Conversions and platform transfers ……is your business aware and ready for next year?
Expert: Jennifer Belton, Senior Manager, Adviser Experience, FundsNetwork
Facilitator: Martyn Laverick, Phase 2 Consulting
The session started with a poll of the participants, asking if they had actually heard of the Investment Platform Market Study. Thankfully the majority of the group had heard of the study and, whilst not being fully prepared, felt they had a reasonable handle on it.
Jennifer went through the presentation to give the audience a feel for some of the key issues that were going to impact them in February 2021. In addition, she also highlighted some of the difficulties faced by the industry as the fund management groups were not under the same type of pressure to resolve this as the platforms were.
The Platform Market Study brings about the regulation to introduce conversions as part of a reregistration journey. This would be to facilitate an in-specie transfer of a fund by transitioning through a common shareclass available to both platforms, whereas previously it’d have needed to be encashed.
This change is intended to keep the client invested as much as possible, therefore reducing the risk and inconvenience to the client. This will work to encourage switching platforms more regularly to get the best price for clients.
Due to varying levels of maturity within the industry, this change highlights some challenges for advisers and clients along an already complex journey.
The adviser needs to be aware of how this journey will change, and how it will appear to their client so that they are able to explain it to them clearly.
Some industry parties have low automation, this will inevitably result in additional delays to an already lengthy journey.
Advisers also need to be aware of their options at each platform - for example FundsNetwork will automatically convert your client to the best available shareclass, but also allow you to opt out of these post rereg conversions to avoid delays. Other platforms will have different offerings.
The conversation then fell into two camps. The first part of the conversation was around the varying degrees of service offered by platforms. Many were critical as to the time it took to re-register assets with the view that the seeding platform made life difficult in order to retain the assets.
Therefore, for an IFA firm, it was critical that they undertook in-depth due diligence on platforms before they made their choice in order to provide the firm with the best platform possible for their clients. Many firms were frustrated with the integration difficulties of platforms into their Back Office systems. This was seen as a wake-up call to platforms and providers to help make this journey as client-friendly as possible.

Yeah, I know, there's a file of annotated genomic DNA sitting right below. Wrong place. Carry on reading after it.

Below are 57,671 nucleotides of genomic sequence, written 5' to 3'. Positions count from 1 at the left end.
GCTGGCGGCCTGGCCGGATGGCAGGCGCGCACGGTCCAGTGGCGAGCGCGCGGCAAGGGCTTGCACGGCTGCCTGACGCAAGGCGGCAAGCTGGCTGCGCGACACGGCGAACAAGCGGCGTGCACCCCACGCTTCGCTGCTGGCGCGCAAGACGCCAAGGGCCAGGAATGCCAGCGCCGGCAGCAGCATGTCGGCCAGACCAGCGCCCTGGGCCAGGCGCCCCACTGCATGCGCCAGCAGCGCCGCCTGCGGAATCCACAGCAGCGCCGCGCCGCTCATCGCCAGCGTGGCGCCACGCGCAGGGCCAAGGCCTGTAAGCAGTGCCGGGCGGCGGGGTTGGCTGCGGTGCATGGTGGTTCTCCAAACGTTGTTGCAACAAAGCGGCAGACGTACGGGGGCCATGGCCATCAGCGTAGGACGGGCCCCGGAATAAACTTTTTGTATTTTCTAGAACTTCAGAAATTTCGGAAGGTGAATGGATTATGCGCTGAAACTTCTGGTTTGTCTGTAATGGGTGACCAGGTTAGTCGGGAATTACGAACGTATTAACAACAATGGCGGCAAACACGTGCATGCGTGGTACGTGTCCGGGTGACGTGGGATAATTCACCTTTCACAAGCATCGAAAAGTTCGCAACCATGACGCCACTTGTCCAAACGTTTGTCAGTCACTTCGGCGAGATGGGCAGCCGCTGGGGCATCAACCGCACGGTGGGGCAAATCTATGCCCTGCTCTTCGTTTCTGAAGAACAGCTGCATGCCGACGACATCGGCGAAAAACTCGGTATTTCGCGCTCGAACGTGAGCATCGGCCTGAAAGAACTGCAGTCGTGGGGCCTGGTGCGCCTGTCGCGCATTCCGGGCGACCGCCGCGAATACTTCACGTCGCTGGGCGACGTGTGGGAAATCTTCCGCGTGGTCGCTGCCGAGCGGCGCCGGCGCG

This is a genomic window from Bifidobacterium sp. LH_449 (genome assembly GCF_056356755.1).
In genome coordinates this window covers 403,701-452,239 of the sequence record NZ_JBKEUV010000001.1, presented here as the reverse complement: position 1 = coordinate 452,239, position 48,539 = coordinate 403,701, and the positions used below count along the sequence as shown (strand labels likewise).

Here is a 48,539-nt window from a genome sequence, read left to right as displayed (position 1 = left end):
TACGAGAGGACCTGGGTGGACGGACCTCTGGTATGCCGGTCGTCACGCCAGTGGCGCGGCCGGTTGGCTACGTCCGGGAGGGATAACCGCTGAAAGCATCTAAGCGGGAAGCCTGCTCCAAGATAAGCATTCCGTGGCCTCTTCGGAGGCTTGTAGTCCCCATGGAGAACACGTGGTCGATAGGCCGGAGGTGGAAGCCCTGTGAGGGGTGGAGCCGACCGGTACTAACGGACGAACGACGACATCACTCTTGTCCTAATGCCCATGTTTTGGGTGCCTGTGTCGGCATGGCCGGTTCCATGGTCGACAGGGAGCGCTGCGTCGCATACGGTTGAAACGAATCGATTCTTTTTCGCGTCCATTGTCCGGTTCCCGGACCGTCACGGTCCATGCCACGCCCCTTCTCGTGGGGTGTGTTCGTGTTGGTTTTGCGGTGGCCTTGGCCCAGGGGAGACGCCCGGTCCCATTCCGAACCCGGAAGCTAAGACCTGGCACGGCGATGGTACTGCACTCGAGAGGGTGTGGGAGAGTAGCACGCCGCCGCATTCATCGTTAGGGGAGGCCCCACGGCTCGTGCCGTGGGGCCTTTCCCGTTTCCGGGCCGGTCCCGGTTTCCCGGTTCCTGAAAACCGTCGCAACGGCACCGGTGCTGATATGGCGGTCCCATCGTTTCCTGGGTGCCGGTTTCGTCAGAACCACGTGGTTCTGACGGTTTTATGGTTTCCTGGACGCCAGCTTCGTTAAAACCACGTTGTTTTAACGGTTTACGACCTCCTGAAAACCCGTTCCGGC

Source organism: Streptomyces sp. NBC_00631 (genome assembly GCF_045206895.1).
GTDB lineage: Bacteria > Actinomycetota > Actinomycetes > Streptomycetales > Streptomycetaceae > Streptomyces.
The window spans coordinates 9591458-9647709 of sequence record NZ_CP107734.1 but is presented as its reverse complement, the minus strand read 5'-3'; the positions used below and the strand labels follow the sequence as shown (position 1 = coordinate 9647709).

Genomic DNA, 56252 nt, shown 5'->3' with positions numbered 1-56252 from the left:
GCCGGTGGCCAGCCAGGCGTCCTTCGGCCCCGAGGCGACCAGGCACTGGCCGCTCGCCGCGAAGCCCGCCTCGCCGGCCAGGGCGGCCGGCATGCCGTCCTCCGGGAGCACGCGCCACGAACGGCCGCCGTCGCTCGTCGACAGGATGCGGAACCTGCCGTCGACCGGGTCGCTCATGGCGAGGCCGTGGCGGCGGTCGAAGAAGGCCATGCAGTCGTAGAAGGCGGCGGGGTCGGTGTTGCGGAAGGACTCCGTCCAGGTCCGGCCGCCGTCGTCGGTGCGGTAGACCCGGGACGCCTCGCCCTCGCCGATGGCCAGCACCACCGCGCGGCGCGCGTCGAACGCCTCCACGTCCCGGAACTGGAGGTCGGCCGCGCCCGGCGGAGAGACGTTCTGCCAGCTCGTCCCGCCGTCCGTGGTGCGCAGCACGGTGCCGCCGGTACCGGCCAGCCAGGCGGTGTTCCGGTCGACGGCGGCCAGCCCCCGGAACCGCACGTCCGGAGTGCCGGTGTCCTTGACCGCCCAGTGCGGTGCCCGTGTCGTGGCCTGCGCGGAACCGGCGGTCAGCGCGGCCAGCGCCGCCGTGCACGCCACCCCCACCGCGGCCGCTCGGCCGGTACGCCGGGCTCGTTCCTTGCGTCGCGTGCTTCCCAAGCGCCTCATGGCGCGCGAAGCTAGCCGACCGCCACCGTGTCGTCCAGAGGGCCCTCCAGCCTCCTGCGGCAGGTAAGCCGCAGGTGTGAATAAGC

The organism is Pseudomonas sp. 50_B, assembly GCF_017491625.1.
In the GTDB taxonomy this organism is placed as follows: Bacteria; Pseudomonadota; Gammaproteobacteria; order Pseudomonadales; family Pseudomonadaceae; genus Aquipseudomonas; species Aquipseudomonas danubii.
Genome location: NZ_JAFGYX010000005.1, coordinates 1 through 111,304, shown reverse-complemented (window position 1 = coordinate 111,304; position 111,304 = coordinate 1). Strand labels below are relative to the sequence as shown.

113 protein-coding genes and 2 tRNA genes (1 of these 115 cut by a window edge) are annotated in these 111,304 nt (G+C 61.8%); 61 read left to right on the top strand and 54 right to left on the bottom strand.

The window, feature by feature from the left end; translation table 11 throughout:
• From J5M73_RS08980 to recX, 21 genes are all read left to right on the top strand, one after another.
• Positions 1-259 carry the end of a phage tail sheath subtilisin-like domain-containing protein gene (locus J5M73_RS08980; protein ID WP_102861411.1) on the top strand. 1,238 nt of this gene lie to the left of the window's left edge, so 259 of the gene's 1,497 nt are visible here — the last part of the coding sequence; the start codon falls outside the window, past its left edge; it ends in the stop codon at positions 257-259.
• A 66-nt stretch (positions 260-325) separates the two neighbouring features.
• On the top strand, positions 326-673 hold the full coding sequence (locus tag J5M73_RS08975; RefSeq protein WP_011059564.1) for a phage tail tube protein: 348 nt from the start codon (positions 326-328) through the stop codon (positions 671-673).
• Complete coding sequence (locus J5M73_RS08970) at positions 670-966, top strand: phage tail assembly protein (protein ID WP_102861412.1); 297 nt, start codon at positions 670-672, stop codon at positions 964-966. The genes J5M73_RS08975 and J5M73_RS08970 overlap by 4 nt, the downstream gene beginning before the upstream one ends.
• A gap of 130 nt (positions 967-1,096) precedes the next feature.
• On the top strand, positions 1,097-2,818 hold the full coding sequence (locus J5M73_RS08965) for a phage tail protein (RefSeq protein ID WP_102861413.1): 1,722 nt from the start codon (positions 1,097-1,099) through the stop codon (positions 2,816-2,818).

Given the time delays experienced by many firms in the room it was felt that certain platform providers should be penalised for the poor standards of service especially when certain platforms levied exit charges on clients as well.
The second part of the conversation was about what they actually needed going forward. Given the size of the businesses within this roundtable many of them were already questioning why they should use a platform at all and why don’t they go down the route of having their own nominee.
This is a hugely interesting development as it ties in to the Owen James scene setter information outputs as to how larger IFA businesses see the compression of the value chain happening. Having your own nominee puts you in complete control and removes one potentially unnecessary cost, and the hassle involved, from the client proposition. Many firms had started down this route already.
Conversations then went on around the level of funds under management needed to have your own viable nominee. It was muted that £300 million could be easily be an accessible level however what was not taken into account was the compliance oversight that would be needed and in the vast majority of cases this would not be found in a firm of that size.
The interesting aspect of this debate was that this shows the direction of travel of the larger businesses away from the use of mainstream platforms and into their own nominee services. This could be a concern for the platform market as this could significantly impact their financial viability. However, given that the IFA market is predominantly made up of smaller to medium size businesses, the platform market would still be required to serve these businesses. What it potentially shows is that a market split is on the horizon of the type of businesses that will use platforms.
If this session were to be run with the smaller to medium size IFA businesses, I feel that the output would be very different. However, this must be very interesting for FundsNetwork to get feedback from some of the larger businesses as to their thought process around this matter.